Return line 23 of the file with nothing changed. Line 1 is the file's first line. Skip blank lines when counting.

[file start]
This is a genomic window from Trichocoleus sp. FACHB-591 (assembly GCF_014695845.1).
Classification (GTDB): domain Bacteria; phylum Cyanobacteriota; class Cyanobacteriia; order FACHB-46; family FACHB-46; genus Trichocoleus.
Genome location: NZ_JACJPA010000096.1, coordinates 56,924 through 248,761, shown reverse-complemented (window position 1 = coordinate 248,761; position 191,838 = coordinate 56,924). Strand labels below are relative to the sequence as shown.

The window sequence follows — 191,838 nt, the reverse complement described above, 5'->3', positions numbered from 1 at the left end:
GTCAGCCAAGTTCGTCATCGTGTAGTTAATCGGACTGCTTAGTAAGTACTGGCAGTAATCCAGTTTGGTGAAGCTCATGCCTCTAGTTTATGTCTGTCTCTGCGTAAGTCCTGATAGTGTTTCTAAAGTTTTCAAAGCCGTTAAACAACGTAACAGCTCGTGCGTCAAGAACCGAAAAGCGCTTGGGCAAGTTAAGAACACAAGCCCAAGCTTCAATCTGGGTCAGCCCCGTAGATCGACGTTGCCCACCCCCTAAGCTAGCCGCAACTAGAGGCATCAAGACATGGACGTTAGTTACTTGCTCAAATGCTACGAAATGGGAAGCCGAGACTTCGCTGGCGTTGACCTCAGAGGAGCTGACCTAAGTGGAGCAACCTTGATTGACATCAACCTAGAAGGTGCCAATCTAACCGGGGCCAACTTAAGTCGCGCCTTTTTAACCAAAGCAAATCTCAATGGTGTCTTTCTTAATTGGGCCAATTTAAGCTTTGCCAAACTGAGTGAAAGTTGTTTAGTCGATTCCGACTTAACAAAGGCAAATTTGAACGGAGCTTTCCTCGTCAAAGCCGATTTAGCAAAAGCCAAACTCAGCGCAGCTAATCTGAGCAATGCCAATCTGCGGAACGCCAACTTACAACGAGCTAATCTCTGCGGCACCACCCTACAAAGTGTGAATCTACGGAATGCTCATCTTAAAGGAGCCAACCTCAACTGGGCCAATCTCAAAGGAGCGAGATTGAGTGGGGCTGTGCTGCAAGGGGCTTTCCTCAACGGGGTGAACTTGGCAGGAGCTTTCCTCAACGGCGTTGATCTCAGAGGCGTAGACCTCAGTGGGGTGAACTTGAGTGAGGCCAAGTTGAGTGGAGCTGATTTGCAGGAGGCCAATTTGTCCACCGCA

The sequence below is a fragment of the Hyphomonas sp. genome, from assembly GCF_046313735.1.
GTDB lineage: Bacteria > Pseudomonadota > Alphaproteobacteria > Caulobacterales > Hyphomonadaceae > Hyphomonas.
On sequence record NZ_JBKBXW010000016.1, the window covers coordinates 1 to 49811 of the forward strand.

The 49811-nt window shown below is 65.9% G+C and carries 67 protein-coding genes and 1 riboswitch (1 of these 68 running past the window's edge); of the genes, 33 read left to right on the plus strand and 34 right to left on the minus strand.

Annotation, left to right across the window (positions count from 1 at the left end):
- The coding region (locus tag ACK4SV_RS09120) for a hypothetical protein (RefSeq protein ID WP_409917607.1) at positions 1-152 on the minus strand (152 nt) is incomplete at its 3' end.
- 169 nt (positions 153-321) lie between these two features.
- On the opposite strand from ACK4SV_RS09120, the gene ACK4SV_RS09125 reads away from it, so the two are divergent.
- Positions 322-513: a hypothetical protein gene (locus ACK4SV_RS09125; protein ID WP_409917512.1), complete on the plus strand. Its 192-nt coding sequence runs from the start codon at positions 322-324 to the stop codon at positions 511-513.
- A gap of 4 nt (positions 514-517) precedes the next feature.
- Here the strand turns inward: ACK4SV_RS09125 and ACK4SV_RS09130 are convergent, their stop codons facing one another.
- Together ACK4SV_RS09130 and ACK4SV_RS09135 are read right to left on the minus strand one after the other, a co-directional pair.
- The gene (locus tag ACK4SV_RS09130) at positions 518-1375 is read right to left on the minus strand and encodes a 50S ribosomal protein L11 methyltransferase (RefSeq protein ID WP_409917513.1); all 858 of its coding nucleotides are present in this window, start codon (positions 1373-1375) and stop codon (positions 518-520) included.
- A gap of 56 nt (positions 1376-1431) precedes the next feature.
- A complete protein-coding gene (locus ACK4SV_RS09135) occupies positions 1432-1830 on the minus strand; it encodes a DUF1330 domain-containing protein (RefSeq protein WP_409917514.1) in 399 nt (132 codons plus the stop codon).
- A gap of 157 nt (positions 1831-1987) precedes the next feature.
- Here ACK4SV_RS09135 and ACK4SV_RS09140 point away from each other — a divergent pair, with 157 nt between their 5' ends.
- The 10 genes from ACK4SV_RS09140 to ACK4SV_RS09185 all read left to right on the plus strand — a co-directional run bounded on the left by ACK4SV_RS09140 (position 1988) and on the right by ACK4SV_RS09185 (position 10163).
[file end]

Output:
- The 10 genes from ACK4SV_RS09140 to ACK4SV_RS09185 all read left to right on the plus strand — a co-directional run bounded on the left by ACK4SV_RS09140 (position 1988) and on the right by ACK4SV_RS09185 (position 10163).